The mass transport in the surface branch of the atmospheric Hadley cell, and, therefore, in the cell as a whole, is well approximated by the Ekman transport. Given the modest size of the surface winds, nonlinear terms in the atmospheric momentum balance near the surface are typically small, and we can additionally assume that mountain torques are small, as are the frictional stresses above the planetary boundary layer. In addition, at the level of approximation at which we work here, there is no need to distinguish between the traditional Hadley cell and the transformed Eulerian mean transport, or the related mass transport within isentropic layers, as the eddy heat fluxes in the Tropics are small.

The oceanic side of the problem is potentially more complex. The zonally averaged meridional flow near the surface will contain the Ekman drift as well as a geostrophically balanced part. In midlatitudes a standard scaling argument (e.g., Pedlosky 1996, p. 14) implies that the geostrophically balanced flow will be larger in magnitude than the Ekman drift. However, the same argument also implies that this dominance disappears as one moves equatorward. Indeed, using a simple layered model of the wind-driven flow between the subtropics and the Tropics, Liu (1994) finds that the net effect of the geostrophic flow in the surface layer is opposite to that of the poleward Ekman drift, but its amplitude is only 15% of the Ekman drift over the bulk of the cell for parameters typical of the Pacific. Liu’s model produces circulations that are similar to those found in oceanic general circulation models (GCMs) [Liu et al. (1994); see also McCreary and Lu (1994), and Lu et al. (1998)]. If there is any stress on the equator, Ekman drift loses its relevance for the strength of the overturning within a few degrees of the equator, but the resulting rapid and shallow recirculation, within what Liu et al. (1994) refer to as the “equatorial cell,” transports little heat.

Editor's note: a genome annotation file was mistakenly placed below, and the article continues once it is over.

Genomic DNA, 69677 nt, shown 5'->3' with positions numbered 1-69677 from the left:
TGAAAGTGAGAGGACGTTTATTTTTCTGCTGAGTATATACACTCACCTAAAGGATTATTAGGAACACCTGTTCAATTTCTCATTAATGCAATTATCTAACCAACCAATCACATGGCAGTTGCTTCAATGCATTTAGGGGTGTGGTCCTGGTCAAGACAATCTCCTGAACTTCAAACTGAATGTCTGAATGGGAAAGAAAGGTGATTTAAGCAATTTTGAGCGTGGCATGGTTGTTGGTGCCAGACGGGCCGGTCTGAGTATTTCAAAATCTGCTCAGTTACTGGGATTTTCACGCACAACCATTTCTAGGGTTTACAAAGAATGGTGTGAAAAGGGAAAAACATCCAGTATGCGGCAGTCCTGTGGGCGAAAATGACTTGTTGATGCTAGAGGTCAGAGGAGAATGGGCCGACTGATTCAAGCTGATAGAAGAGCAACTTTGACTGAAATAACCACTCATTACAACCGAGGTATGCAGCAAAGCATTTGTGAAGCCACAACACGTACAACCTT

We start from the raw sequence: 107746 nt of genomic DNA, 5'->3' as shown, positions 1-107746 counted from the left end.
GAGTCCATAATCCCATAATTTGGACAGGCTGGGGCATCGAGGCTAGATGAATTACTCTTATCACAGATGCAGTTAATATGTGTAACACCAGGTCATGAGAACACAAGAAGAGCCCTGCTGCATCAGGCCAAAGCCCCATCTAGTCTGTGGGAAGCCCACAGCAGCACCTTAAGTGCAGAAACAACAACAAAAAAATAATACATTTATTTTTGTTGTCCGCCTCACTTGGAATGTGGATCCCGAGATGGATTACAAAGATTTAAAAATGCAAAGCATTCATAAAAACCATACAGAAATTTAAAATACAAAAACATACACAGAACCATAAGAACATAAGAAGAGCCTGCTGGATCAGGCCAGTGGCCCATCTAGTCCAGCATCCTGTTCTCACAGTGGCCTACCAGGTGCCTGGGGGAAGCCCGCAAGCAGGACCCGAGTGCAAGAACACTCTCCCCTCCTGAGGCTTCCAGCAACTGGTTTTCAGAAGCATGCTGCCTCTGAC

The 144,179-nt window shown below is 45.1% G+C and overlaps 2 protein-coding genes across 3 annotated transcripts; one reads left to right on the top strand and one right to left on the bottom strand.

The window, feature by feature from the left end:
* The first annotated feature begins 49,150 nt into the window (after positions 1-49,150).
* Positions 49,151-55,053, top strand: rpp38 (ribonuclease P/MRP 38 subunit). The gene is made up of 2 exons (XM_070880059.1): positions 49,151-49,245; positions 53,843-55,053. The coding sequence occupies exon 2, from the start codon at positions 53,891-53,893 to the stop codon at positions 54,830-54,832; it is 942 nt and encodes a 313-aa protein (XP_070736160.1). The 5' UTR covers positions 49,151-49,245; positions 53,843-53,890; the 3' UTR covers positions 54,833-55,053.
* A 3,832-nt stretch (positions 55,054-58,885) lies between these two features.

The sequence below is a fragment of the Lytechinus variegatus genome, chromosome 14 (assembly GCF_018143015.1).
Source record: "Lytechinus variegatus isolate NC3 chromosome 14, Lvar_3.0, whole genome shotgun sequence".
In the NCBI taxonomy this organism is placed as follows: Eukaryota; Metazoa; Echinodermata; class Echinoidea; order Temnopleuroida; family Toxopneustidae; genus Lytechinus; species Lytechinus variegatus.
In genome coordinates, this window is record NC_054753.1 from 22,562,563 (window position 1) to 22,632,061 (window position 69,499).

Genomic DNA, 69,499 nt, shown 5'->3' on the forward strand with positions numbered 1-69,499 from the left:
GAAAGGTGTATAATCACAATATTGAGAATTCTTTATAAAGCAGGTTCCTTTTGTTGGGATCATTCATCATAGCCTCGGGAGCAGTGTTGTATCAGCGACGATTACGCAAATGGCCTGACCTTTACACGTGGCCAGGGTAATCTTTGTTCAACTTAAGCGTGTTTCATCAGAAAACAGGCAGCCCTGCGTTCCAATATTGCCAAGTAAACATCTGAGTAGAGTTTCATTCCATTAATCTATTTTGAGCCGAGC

Recently, Klinger and Marotzke (2000, hereafter KM), have shown that a simple model of the heat transport by the wind-driven subtropical cells, based on the assumption that the mass transport is the Ekman transport at each latitude, agrees rather well with an idealized ocean GCM. Encouraged by this result, we make the identical assumption, that the mass transported in these shallow subtropical cells can be approximated by the Ekman transport. To the extent that the zonally averaged near-surface flow contains a large geostrophically balanced part, as in the Atlantic, we assume that this does not interact significantly with these shallow overturning mass transports.

Keeping these approximations in mind, the implication is that the zonally averaged mass transport in the wind-driven oceanic cells in the Tropics is close in magnitude to the mass transport in the Hadley cell. In the annual mean, the atmospheric transport is roughly 6 × 10^{10} kg s^{−1} = 60 Sv (Peixoto and Oort 1992, Fig. 7.19;using the Sverdrup as a unit of mass transport rather than volume transport, 1 Sv = 10^{6} m^{3} s^{−1} × 10^{3} kg m^{−3} = 10^{9} kg s^{−1}). Ignoring stresses on land, this would imply an equatorial upwelling mass flux of ≈120 Sv. Removing ≈30% of this stress to correct for the presence of land leaves ≈85 Sv. Estimates of the Ekman transport in each ocean basin at 10°N and 10°S are provided by KM. They estimate 20 Sv flowing through these boundaries into the equatorial waters of the Atlantic, 58 Sv in the Pacific, and 13 in the Indian, for a total of 91 Sv. These estimates are admittedly sensitive to the latitude at which they are computed and to data inadequacies.